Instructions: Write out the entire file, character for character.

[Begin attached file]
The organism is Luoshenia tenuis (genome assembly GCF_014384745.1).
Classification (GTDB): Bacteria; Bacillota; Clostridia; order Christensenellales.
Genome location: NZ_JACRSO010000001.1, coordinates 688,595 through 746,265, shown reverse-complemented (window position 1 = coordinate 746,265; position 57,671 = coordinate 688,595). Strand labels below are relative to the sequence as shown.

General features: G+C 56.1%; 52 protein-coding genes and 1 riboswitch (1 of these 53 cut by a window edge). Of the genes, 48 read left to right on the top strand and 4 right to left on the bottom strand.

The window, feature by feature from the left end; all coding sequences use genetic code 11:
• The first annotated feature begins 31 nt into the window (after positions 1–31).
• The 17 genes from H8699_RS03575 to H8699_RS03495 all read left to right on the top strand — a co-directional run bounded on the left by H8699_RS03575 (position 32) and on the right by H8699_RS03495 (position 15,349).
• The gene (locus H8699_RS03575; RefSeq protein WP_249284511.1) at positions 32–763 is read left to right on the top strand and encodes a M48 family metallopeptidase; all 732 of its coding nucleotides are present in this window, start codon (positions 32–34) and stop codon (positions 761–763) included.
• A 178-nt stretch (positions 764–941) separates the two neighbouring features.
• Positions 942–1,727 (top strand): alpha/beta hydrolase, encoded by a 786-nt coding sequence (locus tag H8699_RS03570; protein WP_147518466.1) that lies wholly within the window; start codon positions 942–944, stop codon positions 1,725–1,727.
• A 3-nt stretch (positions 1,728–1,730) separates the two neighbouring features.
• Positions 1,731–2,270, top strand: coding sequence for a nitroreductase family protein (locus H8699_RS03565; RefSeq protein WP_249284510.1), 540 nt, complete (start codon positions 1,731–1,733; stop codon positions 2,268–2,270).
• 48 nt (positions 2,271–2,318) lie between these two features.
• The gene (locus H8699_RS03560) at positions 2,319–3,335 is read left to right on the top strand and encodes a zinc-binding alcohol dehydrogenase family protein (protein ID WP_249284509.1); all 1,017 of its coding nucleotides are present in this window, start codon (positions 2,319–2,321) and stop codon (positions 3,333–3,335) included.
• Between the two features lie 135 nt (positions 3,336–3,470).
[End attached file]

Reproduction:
The organism is Luoshenia tenuis (genome assembly GCF_014384745.1).
Classification (GTDB): Bacteria; Bacillota; Clostridia; order Christensenellales.
Genome location: NZ_JACRSO010000001.1, coordinates 688,595 through 746,265, shown reverse-complemented (window position 1 = coordinate 746,265; position 57,671 = coordinate 688,595). Strand labels below are relative to the sequence as shown.

General features: G+C 56.1%; 52 protein-coding genes and 1 riboswitch (1 of these 53 cut by a window edge). Of the genes, 48 read left to right on the top strand and 4 right to left on the bottom strand.

The window, feature by feature from the left end; all coding sequences use genetic code 11:
• The first annotated feature begins 31 nt into the window (after positions 1–31).
• The 17 genes from H8699_RS03575 to H8699_RS03495 all read left to right on the top strand — a co-directional run bounded on the left by H8699_RS03575 (position 32) and on the right by H8699_RS03495 (position 15,349).
• The gene (locus H8699_RS03575; RefSeq protein WP_249284511.1) at positions 32–763 is read left to right on the top strand and encodes a M48 family metallopeptidase; all 732 of its coding nucleotides are present in this window, start codon (positions 32–34) and stop codon (positions 761–763) included.
• A 178-nt stretch (positions 764–941) separates the two neighbouring features.
• Positions 942–1,727 (top strand): alpha/beta hydrolase, encoded by a 786-nt coding sequence (locus tag H8699_RS03570; protein WP_147518466.1) that lies wholly within the window; start codon positions 942–944, stop codon positions 1,725–1,727.
• A 3-nt stretch (positions 1,728–1,730) separates the two neighbouring features.
• Positions 1,731–2,270, top strand: coding sequence for a nitroreductase family protein (locus H8699_RS03565; RefSeq protein WP_249284510.1), 540 nt, complete (start codon positions 1,731–1,733; stop codon positions 2,268–2,270).
• 48 nt (positions 2,271–2,318) lie between these two features.
• The gene (locus H8699_RS03560) at positions 2,319–3,335 is read left to right on the top strand and encodes a zinc-binding alcohol dehydrogenase family protein (protein ID WP_249284509.1); all 1,017 of its coding nucleotides are present in this window, start codon (positions 2,319–2,321) and stop codon (positions 3,333–3,335) included.
• Between the two features lie 135 nt (positions 3,336–3,470).